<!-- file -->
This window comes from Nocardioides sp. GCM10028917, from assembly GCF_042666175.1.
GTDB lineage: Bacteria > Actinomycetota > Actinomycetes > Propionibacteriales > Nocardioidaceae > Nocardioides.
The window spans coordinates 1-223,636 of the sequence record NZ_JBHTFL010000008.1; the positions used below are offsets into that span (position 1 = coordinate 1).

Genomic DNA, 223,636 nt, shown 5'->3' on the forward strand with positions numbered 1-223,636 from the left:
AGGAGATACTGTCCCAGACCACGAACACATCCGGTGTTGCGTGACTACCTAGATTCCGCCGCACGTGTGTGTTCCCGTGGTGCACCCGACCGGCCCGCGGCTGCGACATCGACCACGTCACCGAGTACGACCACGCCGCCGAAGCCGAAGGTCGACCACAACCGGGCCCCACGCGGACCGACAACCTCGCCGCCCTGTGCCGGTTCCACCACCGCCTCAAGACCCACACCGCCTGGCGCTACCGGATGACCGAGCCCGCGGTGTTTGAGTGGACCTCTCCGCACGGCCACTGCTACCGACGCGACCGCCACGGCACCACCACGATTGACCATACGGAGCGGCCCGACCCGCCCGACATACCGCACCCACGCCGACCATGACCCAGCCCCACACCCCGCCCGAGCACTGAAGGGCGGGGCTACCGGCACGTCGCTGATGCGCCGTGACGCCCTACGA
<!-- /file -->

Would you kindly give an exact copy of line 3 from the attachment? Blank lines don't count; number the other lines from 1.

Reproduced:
The window spans coordinates 1-223,636 of the sequence record NZ_JBHTFL010000008.1; the positions used below are offsets into that span (position 1 = coordinate 1).